When it comes to dealing with natural disasters, disease outbreaks and other large-scale emergencies, Illinois is among the most prepared states in the nation, according to the latest edition of an annual report.
The 2018 National Health Security Preparedness Index gives Illinois an overall score of 7.3 on a 10-point scale for 2017. The U.S. scored a 7.1, a nearly 3-percent improvement over 2016 (6.9) and a nearly 11-percent improvement since 2013 (6.4).
“Threats to America’s health security are on the rise, but so is our nation’s preparedness to deal with these emergencies,” said Alonzo Plough, vice president of research-evaluation-learning and chief science officer at the Robert Wood Johnson Foundation, which released the report.
Findings show improvements in two-thirds of states, with 18—including Illinois—ranking higher than the national average. Maryland had the highest score: 8.0.
The index analyzes 140 different measures—such as the percentage of bridges in good or fair condition, the number of pediatricians and flu vaccination rates—to calculate a composite score and provide a comprehensive picture of health security. These measures are then grouped into six larger categories.
“Illinois did particularly well in the coordination and timely response for first responders to emergencies,” said Plough. Illinois notched a 9.2 score in the incident and information management category, exceeding the national average of 8.8.
The state also performed well in early monitoring of disease trends and patterns to help anticipate emergencies or disasters, Plough added.
“Like a lot of other states, Illinois could work better at coordinating within and between components of the health care delivery system,” he said. Illinois’ lowest health security rank for 2017 was in health care delivery with a score of 5.5.
“Like other parts of the country, there could be more improvement in engaging community members (in Illinois) before a disaster, so they have knowledge of what it means to be prepared (and) know where to get trusted information,” Plough said.
Illinois ranks just slightly below the national average in terms of community planning and engagement with a score of 5.9 compared to 6.0, but the state has seen the greatest improvement in that category since 2013. This year’s ranking is nearly 64-percent higher than what it was in 2013, according to the report.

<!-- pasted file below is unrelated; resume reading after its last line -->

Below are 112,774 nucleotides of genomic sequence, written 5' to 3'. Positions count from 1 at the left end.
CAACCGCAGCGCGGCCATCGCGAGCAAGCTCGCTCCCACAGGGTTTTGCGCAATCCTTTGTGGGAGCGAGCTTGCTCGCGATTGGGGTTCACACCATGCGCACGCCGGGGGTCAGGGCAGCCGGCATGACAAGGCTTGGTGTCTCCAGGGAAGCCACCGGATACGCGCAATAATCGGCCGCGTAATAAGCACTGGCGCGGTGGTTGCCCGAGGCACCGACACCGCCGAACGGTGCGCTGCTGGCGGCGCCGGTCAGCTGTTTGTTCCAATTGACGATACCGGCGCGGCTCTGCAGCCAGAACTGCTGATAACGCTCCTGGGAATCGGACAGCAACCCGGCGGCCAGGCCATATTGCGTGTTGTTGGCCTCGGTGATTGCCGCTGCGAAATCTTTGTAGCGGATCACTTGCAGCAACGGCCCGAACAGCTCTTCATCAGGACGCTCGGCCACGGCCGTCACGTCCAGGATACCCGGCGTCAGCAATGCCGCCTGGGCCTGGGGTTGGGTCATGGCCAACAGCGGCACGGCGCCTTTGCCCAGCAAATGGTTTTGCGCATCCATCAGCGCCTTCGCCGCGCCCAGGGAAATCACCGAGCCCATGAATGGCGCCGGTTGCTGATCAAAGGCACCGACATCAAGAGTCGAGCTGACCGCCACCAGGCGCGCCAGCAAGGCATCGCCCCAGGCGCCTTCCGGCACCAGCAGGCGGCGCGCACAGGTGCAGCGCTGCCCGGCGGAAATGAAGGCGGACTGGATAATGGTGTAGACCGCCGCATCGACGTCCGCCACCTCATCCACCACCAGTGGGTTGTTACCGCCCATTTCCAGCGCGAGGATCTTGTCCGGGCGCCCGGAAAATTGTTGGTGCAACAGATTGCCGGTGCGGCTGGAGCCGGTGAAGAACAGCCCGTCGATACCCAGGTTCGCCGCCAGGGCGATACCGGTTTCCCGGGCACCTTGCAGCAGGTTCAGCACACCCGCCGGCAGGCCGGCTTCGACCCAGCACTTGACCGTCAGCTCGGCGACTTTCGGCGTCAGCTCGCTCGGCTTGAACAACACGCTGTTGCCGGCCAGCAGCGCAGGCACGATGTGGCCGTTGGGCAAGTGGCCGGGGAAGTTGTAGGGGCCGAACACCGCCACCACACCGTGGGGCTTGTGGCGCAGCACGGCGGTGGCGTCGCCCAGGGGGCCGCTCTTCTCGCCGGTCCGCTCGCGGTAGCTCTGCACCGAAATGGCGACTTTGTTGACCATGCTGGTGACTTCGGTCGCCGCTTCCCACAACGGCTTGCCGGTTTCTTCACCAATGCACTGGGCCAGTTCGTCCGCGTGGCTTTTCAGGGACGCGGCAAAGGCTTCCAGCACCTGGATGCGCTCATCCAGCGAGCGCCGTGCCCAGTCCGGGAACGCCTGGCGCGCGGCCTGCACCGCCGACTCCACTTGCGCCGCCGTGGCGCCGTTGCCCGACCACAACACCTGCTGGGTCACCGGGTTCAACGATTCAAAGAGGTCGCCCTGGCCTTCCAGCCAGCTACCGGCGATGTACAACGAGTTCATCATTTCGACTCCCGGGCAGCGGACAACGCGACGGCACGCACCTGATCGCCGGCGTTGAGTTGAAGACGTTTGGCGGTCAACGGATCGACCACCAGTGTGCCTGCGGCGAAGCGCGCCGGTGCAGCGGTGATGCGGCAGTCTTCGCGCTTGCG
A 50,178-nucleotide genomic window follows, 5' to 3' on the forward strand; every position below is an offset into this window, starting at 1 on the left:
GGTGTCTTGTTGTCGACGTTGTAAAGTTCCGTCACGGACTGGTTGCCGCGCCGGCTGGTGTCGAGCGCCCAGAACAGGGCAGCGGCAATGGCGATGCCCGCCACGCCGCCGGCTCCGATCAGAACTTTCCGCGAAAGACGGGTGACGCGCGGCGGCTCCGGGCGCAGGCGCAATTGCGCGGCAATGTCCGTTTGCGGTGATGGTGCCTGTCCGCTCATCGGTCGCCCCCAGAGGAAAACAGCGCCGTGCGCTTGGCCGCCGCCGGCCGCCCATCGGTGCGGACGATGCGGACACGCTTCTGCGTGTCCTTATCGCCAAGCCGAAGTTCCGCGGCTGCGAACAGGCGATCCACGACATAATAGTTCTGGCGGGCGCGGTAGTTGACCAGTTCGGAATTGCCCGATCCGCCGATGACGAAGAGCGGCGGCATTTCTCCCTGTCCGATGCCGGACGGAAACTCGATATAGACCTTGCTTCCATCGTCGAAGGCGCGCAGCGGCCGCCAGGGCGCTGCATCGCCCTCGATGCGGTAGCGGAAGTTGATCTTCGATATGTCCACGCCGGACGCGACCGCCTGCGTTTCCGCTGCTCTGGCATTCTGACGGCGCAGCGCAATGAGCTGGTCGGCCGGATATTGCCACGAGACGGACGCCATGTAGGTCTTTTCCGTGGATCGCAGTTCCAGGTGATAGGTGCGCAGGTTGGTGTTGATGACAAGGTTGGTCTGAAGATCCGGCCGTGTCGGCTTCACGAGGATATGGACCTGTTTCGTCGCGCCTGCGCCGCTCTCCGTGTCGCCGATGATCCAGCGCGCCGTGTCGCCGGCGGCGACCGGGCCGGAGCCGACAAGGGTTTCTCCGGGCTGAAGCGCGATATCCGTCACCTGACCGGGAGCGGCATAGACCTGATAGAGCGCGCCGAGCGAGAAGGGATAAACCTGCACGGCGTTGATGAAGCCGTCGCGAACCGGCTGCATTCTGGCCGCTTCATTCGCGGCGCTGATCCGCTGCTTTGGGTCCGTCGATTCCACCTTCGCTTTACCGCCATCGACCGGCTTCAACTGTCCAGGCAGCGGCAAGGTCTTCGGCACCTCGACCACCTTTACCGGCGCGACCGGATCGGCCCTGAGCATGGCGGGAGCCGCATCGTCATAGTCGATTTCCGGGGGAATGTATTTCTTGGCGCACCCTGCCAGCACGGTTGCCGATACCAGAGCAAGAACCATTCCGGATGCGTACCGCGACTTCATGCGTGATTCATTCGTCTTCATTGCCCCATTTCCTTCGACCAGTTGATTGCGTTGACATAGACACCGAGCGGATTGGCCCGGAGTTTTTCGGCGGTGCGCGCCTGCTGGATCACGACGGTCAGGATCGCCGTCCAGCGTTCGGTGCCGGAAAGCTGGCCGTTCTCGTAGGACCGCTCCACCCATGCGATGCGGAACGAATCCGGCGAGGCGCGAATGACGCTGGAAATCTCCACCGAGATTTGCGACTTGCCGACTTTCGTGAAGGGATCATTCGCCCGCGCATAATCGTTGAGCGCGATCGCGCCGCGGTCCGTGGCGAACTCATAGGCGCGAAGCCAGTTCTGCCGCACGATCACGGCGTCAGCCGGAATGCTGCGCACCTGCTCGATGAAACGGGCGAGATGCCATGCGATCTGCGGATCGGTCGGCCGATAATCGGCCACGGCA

“There are a lot of things community members have to do in emergency situations,” Plough said. “Residents need to do things to protect themselves when there is a disaster scenario. ... (They should not) be assuming first responders or health agencies will be able to bear all the burden.”
Plough hopes the report is used as a guide by state health officials. “We hope that this report is a catalyst for learning and dialogue between different states,” he said.
Despite improvement in the majority of states, 21 fell below the national average. Typically states in the Deep South and Mountain West regions lag behind the Northeast and Pacific Coast states, according to the report. Many of the lower-scoring states face elevated risks of disasters and contain disproportionate numbers of low-income residents.
“Every community must be equipped to prepare for, respond to, and recover from any health emergency,” said Stephen C. Redd, director of the U.S. Centers for Disease Control and Prevention Office of Public Health Preparedness and Response, in a statement. “The index helps pinpoint where cross-sector investments are paying off and how the nation can increase resilience.”
The annual report was conducted in collaboration with the University of Kentucky and the U.S. Centers for Disease Control and Prevention, which originally developed the index as a tool to improve health security and preparedness.
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Jan. 19: How would Illinois residents be notified of a nuclear threat – and where should they seek shelter if an alert was issued? We speak with the Illinois Emergency Management Agency.
Oct. 17, 2017: Illinois is taking creative steps to prepare residents for all kinds of potential disasters. “If you are prepared for zombies, you are prepared for a natural disaster,” said state Rep. Chris Welch.